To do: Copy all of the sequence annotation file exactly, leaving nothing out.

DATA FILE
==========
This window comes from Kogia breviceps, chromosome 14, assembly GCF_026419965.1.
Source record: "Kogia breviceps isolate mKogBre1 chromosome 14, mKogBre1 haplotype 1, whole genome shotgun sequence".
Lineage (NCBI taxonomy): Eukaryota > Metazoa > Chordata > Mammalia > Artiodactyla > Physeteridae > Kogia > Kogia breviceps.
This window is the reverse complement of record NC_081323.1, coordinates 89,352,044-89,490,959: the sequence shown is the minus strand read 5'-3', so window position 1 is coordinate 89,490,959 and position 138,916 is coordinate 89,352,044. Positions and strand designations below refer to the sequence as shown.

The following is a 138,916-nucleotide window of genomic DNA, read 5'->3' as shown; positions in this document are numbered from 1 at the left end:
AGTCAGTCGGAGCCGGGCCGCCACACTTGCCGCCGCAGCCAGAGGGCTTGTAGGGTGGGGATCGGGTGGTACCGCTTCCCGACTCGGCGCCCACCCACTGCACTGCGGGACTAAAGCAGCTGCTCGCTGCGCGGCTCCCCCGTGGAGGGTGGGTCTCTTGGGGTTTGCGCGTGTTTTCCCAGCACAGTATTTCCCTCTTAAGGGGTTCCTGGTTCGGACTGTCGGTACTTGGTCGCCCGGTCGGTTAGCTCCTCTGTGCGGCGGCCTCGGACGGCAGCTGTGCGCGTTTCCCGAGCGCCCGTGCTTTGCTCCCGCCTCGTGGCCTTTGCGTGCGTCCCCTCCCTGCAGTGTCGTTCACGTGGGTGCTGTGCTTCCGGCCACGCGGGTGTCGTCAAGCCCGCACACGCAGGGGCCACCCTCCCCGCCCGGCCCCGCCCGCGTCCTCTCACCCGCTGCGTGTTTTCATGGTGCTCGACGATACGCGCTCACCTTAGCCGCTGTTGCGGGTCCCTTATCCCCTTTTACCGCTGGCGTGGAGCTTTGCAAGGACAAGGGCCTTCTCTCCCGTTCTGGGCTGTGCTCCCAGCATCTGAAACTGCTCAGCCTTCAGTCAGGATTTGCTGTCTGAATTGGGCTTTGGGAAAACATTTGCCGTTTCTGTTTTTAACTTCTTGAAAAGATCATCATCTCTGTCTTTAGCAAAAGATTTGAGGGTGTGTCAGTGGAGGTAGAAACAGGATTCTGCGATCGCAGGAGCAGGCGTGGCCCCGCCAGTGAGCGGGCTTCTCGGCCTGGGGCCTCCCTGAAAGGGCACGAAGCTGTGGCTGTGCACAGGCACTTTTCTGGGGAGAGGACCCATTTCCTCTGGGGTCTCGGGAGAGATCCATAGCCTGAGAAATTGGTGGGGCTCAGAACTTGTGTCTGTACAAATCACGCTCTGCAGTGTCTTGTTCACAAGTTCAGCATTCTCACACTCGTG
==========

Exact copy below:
This window comes from Kogia breviceps, chromosome 14, assembly GCF_026419965.1.
Source record: "Kogia breviceps isolate mKogBre1 chromosome 14, mKogBre1 haplotype 1, whole genome shotgun sequence".
Lineage (NCBI taxonomy): Eukaryota > Metazoa > Chordata > Mammalia > Artiodactyla > Physeteridae > Kogia > Kogia breviceps.
This window is the reverse complement of record NC_081323.1, coordinates 89,352,044-89,490,959: the sequence shown is the minus strand read 5'-3', so window position 1 is coordinate 89,490,959 and position 138,916 is coordinate 89,352,044. Positions and strand designations below refer to the sequence as shown.

The following is a 138,916-nucleotide window of genomic DNA, read 5'->3' as shown; positions in this document are numbered from 1 at the left end:
AGTCAGTCGGAGCCGGGCCGCCACACTTGCCGCCGCAGCCAGAGGGCTTGTAGGGTGGGGATCGGGTGGTACCGCTTCCCGACTCGGCGCCCACCCACTGCACTGCGGGACTAAAGCAGCTGCTCGCTGCGCGGCTCCCCCGTGGAGGGTGGGTCTCTTGGGGTTTGCGCGTGTTTTCCCAGCACAGTATTTCCCTCTTAAGGGGTTCCTGGTTCGGACTGTCGGTACTTGGTCGCCCGGTCGGTTAGCTCCTCTGTGCGGCGGCCTCGGACGGCAGCTGTGCGCGTTTCCCGAGCGCCCGTGCTTTGCTCCCGCCTCGTGGCCTTTGCGTGCGTCCCCTCCCTGCAGTGTCGTTCACGTGGGTGCTGTGCTTCCGGCCACGCGGGTGTCGTCAAGCCCGCACACGCAGGGGCCACCCTCCCCGCCCGGCCCCGCCCGCGTCCTCTCACCCGCTGCGTGTTTTCATGGTGCTCGACGATACGCGCTCACCTTAGCCGCTGTTGCGGGTCCCTTATCCCCTTTTACCGCTGGCGTGGAGCTTTGCAAGGACAAGGGCCTTCTCTCCCGTTCTGGGCTGTGCTCCCAGCATCTGAAACTGCTCAGCCTTCAGTCAGGATTTGCTGTCTGAATTGGGCTTTGGGAAAACATTTGCCGTTTCTGTTTTTAACTTCTTGAAAAGATCATCATCTCTGTCTTTAGCAAAAGATTTGAGGGTGTGTCAGTGGAGGTAGAAACAGGATTCTGCGATCGCAGGAGCAGGCGTGGCCCCGCCAGTGAGCGGGCTTCTCGGCCTGGGGCCTCCCTGAAAGGGCACGAAGCTGTGGCTGTGCACAGGCACTTTTCTGGGGAGAGGACCCATTTCCTCTGGGGTCTCGGGAGAGATCCATAGCCTGAGAAATTGGTGGGGCTCAGAACTTGTGTCTGTACAAATCACGCTCTGCAGTGTCTTGTTCACAAGTTCAGCATTCTCACACTCGTG